The moment COVID-19 started affecting rich nations and poor nations, most in the industry realized, “There is going to be a paying market available for this.” So it fell closer to some of the broader vaccine work for the industry.

“There's still a lot of companies, mostly at the bottom of the index, who still heavily rely on a business model ... centered on the U.S. market and the European market paying premiums.”

Pfizer made the most progress in the index, rising from the bottom half of the ranking to the top 5. Can you expand on the reasons for this progress at Pfizer?

When the new CEO took leadership, one of the things he and his team started working on is something called a Purpose Blueprint. It's a repositioning of how the company views access to medicines and health issues around the world. Initially, for a lot of these blueprints and strategy shifts, the first couple of years is mostly statements and commitments at best. So I think this is the year when we're starting to see the first results of it, and you can quantify some of the results.

Across the board, they’ve done well in governance, in access, in research and development, and also interestingly in product delivery, so they've done well in all the areas that we have evaluated.

I think that transformation is starting to be real. And we hope it's not only because of the new CEO, but that this is a pivot point for Pfizer. And we hope it continues in that trajectory to respond to global health issues around the world.

Companies report access strategies administered by health care professionals and self-administered products in only a handful of countries. Source: access to medicine Index

As COVID-19 raises awareness of the importance of access to medicines, can we expect to see more companies developing access plans, perhaps among the 60% of companies in the index without systematic access plans?

I think it’s definitely going to be a pivot point. We hope that, with the results that we bring forward landing on the right desk of people who engage with the industry and push that change, that a few more companies will look at access planning differently and really start bringing forward the commitments.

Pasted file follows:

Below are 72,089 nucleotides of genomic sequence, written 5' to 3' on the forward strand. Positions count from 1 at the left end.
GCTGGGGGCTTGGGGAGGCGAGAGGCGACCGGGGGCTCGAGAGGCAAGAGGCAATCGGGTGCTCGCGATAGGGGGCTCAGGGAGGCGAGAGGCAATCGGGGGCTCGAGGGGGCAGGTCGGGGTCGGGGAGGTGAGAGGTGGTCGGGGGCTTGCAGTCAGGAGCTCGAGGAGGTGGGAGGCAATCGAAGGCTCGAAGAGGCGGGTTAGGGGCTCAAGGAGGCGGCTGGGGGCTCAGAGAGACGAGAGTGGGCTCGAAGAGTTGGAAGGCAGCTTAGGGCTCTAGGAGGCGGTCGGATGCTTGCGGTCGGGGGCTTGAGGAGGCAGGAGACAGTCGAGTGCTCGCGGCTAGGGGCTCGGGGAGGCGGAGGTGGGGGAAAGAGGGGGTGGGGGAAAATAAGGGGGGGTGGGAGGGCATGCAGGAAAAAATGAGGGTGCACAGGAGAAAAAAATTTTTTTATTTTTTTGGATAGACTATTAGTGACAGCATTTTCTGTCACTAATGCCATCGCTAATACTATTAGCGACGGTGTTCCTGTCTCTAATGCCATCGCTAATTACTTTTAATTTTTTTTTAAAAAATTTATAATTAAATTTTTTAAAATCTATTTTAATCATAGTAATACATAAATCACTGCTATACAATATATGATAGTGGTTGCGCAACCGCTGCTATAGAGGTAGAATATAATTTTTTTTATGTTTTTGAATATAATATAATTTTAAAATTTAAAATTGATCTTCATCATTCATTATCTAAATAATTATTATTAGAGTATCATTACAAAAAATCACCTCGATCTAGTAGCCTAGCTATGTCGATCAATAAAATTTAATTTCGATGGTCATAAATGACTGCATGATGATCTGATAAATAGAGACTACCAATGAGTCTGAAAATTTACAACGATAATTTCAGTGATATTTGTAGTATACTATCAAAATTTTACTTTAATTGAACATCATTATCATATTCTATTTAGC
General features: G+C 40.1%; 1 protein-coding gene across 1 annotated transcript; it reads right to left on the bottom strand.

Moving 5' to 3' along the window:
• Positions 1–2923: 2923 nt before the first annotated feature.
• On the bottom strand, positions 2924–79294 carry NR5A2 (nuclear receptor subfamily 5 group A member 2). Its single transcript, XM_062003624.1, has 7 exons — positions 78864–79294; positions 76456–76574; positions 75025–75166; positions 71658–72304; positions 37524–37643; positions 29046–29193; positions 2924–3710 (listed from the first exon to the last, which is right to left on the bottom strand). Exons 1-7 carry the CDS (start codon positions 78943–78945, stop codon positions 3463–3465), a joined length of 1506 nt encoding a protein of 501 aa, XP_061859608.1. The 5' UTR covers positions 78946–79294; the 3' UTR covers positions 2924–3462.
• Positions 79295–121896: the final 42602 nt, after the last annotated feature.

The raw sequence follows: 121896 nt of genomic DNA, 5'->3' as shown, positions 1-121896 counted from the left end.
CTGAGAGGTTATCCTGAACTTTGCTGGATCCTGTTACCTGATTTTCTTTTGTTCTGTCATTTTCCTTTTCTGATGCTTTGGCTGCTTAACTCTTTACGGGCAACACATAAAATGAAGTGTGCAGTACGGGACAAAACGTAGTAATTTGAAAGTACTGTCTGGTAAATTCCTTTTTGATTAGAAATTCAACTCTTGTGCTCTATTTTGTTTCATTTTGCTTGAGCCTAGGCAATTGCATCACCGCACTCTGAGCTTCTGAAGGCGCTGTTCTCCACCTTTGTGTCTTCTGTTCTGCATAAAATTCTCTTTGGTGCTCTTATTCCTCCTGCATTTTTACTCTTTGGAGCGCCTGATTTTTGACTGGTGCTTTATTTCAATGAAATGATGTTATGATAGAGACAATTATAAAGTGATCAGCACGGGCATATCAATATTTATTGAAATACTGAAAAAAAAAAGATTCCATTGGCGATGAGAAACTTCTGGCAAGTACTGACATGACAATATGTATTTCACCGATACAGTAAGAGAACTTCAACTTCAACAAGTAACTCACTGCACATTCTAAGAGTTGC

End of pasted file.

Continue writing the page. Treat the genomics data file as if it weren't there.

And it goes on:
And obviously they should also be careful about whether they can truly perform on these commitments. My fear, and the fear is actually becoming more real than I realized, is there's still a lot of companies, mostly at the bottom of the index, who still heavily rely on a business model which is so centered on the U.S. market and the European market paying premiums for their products. They don't necessarily have a portfolio that they're shaping that can really offer access in low-income markets.

For a lot of companies, the answer is still, “We rely on the premiums being paid in the United States. Otherwise, we will not even look at the rest of the rest of the world.” And that mantra is what causes a huge problem. I leave so many of these calls heavily disappointed and thinking, “If this is a new CEO, they can change. They have the ability to stand up and do something.”

And I think that's the most disappointing part, when a company sees that COVID-19 has presented so much more awareness, also in the investment community, and not use it as a pivot point to change the company. It’s a shame.

About the author

  • Catherine Cheney

    Catherine Cheney is a Senior Reporter for Devex. She covers the West Coast of the U.S., focusing on the role of technology, innovation, and philanthropy in achieving the Sustainable Development Goals. And she frequently represents Devex as a speaker and moderator. Prior to joining Devex, Catherine earned her bachelor’s and master’s degrees from Yale University, worked as a web producer for POLITICO and reporter for World Politics Review, and helped to launch NationSwell. Catherine has reported domestically and internationally for outlets including The Atlantic and the Washington Post. Catherine also works for the Solutions Journalism Network, a non profit that trains and connects reporters to cover responses to problems.